An undergraduate student was working on an experiment in a hood. When she removed the reflux condenser, the solution bumped, splashing her face and chest. In spite of the fact that the student was wearing goggles, the solution managed to go past the seal and into her eyes. The teaching assistant got her to a safety shower and began flushing when he evacuated the lab and got assistance from another instructor (and had someone call 911). The teaching assistant assisted in removing the contaminated clothing. The student was taken to the Emergency room and later was evaluated by her own physician and optometrist to show no permanent damage.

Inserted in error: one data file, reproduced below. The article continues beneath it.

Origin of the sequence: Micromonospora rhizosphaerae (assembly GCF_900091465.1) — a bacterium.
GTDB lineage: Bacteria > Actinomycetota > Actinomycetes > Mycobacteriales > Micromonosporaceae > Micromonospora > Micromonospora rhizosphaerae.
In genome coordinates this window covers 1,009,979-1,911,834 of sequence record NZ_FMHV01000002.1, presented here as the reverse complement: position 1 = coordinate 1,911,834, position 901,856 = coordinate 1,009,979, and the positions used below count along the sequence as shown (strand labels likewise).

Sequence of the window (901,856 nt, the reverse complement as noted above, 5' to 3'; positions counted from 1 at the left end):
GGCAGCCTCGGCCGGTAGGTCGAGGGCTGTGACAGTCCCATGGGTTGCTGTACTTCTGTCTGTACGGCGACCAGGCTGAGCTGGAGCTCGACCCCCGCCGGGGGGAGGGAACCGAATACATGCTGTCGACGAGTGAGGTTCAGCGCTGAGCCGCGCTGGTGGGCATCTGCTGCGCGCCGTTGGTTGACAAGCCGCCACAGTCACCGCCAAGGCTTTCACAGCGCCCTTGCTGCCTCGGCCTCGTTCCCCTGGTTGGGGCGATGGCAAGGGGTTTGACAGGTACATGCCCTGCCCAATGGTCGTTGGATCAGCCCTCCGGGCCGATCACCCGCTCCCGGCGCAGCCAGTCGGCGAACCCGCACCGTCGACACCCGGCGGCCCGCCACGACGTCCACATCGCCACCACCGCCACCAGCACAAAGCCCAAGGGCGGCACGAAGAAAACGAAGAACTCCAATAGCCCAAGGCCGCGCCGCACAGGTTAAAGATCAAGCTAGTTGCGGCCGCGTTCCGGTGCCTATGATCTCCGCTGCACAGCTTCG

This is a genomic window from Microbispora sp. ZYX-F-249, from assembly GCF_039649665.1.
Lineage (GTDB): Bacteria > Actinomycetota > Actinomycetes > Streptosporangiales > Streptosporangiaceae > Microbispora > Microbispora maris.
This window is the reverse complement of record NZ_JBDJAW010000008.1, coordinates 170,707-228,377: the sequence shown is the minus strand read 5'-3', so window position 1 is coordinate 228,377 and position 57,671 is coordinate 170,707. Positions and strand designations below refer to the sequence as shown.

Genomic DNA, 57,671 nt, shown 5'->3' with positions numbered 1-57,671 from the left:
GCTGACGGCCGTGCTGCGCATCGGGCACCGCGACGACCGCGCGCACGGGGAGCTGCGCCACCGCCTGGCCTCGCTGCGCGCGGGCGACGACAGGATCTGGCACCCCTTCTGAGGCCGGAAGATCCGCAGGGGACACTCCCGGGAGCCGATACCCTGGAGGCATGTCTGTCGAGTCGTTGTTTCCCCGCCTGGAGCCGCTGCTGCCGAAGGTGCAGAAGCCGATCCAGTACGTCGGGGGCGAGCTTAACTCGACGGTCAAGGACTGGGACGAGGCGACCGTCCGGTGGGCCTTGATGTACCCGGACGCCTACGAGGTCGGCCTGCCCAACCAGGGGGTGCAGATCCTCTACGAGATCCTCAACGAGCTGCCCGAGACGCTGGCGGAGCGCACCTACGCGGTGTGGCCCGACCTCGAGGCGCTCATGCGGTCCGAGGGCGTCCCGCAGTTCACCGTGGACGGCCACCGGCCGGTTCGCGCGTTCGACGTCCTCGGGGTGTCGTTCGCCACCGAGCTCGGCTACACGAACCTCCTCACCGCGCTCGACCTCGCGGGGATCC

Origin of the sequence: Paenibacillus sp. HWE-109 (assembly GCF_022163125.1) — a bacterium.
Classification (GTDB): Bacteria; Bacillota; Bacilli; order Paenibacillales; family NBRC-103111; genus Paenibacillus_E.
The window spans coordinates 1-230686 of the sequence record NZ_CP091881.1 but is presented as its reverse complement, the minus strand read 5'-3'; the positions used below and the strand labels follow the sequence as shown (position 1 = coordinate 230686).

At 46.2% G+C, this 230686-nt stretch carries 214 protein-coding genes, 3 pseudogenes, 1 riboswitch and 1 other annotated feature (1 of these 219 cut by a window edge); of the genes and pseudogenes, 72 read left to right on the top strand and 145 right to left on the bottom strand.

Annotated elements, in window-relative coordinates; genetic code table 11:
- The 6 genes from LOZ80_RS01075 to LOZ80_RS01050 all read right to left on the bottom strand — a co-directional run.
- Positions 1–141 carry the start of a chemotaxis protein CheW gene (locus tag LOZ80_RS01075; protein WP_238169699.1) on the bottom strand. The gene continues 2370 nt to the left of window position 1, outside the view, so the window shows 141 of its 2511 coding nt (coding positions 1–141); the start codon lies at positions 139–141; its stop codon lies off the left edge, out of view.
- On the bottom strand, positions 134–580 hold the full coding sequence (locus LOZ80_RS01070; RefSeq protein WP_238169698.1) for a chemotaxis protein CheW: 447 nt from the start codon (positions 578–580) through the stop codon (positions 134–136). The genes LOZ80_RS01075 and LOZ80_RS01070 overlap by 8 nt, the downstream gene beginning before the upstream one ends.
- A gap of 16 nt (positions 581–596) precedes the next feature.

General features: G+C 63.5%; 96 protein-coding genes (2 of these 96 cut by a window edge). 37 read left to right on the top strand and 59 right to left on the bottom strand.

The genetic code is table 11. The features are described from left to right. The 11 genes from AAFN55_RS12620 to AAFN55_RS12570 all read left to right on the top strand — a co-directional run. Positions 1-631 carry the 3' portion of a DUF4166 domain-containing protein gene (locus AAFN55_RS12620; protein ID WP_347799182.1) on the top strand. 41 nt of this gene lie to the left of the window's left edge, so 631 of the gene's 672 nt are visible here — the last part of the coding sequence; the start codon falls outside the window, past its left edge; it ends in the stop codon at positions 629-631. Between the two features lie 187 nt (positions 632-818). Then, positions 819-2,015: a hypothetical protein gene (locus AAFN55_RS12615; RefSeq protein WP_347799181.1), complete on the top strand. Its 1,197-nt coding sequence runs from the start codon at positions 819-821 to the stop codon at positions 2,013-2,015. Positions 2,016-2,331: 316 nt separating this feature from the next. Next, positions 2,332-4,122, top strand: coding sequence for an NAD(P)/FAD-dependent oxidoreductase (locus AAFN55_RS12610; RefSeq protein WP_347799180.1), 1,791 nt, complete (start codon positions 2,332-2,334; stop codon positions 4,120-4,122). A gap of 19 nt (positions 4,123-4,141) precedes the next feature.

What Can be Done to Prevent this from Occurring Again?
Fume hood sashes need to be as far down as possible while the student is working. The sashes should be in the "up" position only when setting up an experiment or when tearing it down. The sash acts as a primary barrier against splashes and explosions. Teaching Assistants and Lab Supervisors should remind their students and other lab personnel to pull the sash down when working.
Sash breaks that prevent the sash from being accidentally raised more than the desired height are recommended.